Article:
Q: If not, how can the technology be used in confectionery, going forward?

A: Neuroscience has a unique ability to reveal how consumers truly feel about a product throughout the eating experience. The collaboration with Thimus marks a significant milestone in consumer understanding. It has the power to revolutionize how we co-create with our customers, increasingly meeting consumer satisfaction, and transforming the way the world eats while enabling more nutritious food choices.

For confectionery, this technology offers significant potential. For example, Givaudan has already utilized Thimus technology in recent consumer tests comparing two prototypes. The results revealed that consumers implicitly found one concept significantly more satisfying than the other. The implicit data gathered from Thimus was instrumental in pinpointing a negative reaction during the tasting phase of the second product. The team could then identify a successful route to optimize the product by improving mouthfeel. In this instance, the problem and its resolution could not have been uncovered by examining declarative data alone.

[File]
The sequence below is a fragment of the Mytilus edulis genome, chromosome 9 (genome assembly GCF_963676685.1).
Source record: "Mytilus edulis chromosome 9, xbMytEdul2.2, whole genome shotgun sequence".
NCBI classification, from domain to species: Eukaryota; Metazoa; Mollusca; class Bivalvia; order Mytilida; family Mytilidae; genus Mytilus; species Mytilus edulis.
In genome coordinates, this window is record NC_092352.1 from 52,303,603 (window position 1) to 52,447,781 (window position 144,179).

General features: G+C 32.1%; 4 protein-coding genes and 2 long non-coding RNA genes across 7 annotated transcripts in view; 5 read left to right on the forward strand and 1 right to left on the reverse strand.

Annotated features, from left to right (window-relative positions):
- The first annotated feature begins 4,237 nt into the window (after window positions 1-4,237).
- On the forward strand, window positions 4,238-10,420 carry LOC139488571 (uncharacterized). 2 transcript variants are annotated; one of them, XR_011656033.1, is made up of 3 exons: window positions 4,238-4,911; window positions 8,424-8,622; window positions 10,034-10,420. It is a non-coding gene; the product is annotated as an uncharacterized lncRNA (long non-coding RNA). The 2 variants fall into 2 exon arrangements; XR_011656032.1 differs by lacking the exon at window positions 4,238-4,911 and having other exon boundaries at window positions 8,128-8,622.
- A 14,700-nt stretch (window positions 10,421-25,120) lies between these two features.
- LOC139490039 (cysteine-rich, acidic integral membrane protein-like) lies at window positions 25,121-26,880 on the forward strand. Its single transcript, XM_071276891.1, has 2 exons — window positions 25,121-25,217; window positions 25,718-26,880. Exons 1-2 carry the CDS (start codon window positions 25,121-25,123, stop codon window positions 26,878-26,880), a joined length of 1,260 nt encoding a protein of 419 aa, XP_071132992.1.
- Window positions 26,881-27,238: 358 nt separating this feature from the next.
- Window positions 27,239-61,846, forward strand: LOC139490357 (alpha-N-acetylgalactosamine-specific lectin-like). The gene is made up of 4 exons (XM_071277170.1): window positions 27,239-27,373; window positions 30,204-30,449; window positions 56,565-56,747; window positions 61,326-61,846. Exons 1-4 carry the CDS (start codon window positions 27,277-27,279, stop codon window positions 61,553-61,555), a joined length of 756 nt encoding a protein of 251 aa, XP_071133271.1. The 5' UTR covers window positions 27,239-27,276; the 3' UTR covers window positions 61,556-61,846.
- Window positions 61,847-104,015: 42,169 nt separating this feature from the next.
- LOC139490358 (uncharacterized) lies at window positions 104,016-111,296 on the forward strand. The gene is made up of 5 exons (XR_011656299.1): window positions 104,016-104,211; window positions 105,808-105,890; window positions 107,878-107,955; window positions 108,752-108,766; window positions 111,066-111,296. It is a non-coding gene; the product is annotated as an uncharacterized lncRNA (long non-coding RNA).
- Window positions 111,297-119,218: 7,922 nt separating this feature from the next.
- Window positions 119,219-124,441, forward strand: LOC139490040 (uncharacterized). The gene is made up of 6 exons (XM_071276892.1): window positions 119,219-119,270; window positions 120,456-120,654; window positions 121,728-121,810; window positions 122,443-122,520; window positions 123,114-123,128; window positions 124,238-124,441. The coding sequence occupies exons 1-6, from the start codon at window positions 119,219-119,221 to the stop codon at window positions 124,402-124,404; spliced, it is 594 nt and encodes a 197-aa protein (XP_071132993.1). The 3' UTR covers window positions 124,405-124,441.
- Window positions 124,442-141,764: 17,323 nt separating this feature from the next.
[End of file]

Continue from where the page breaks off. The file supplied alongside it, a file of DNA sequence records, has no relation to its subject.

In the context of confectionery, such insights are invaluable. They allow producers to understand the subtle nuances of consumer preferences and reactions to different flavours, textures, and overall eating experiences. This understanding can lead to more refined and desirable confectionery products that meet the evolving tastes and preferences of consumers.

[1]​ GlobaData Consumer Survey Insights, Mega-Trend Tracking – Understanding Shifts in TrendSights Influence. GDCS0012SI. Published : November 11, 2022